4 minute read
An article from our friends at the AJW Group, Why a 'local first' approach to component MRO may cost more, caught my eye today. In brief, it touches on factors influencing the way aircraft operators manage their component MRO.
Some of the mentioned KPIs are valuable, assuming the operator has provisioned appropriately or is not in an AOG situation. However, I’d like to suggest another angle to consider, one that is increasingly becoming a reality for aircraft component MRO: (you guessed it) Additive Manufacturing (AM) & the role it may play.
I first want to acknowledge that 1) not all aircraft or engine parts can be produced with AM and 2) the full AM value chain is complex and consists much, much more than just an AM machine that builds parts.
And whether an operator is with or without an effective parts provisioning strategy, I do believe this technology can help to improve some of the supply chain headaches mentioned in the AJW article. I believe that as the various AM technologies, regulatory processes, and IP restrictions (or perhaps we call them IP partnerships?) continue to mature, we will see these benefits continue to increase as well.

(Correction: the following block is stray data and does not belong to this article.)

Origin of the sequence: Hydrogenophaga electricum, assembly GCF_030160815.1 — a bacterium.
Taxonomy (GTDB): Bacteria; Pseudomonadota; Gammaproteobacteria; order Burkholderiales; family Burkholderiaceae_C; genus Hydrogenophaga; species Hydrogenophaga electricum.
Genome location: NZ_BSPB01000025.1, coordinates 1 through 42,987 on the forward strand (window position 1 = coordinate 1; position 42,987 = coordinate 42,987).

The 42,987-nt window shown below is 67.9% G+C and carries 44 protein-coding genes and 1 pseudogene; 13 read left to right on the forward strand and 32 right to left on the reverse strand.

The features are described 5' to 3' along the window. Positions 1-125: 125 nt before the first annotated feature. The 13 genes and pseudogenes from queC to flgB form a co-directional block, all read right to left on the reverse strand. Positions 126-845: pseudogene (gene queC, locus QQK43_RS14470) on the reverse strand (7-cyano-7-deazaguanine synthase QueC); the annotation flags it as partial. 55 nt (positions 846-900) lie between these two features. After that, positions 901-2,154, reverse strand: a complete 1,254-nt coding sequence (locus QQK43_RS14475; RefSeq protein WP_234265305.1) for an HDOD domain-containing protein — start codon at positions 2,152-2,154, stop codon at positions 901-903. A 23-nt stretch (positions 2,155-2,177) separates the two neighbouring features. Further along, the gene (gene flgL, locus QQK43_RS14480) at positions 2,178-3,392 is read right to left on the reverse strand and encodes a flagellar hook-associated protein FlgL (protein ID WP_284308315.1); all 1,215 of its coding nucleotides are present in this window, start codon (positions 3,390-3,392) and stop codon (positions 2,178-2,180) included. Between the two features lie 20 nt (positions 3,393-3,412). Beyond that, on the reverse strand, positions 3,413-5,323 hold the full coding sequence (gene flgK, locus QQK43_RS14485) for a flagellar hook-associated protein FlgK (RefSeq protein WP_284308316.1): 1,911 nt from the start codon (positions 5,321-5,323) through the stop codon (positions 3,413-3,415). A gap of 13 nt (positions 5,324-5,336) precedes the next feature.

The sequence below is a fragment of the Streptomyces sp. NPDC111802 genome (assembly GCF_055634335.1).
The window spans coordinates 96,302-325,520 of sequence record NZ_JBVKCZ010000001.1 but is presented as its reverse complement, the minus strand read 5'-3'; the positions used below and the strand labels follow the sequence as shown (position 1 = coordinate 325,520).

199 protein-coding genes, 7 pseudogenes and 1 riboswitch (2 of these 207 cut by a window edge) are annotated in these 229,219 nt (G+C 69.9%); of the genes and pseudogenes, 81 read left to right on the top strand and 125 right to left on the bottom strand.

The article mentions a potential of 25+ days to source a part; what if that part is AM compatible and can be replaced (vs. repaired) using AM? I’ll provide this ST Aerospace/Moog collaboration as an example of one potential path to execution.
Also, it’s easier to visualize this if you think inside the aircraft cabin first.
Depending on who performs the manufacture (versus the repair) of the component, what does this new (and already quite complex) aftermarket-parts sourcing ecosystem even look like? I envision a successful model as something like this:
Design & Certification at one location and Manufacture at another.
Not too different than the model today: Design & Certification at one location and Repair at another. The question left to ponder on is who fits into that "Manufacture" space in this new model? (Hint: is it the MRO, the service bureau (sort of like the parts "aggregator"), the OEM, or the end-user?)
As always, I welcome any comments or questions at firstname.lastname@example.org.
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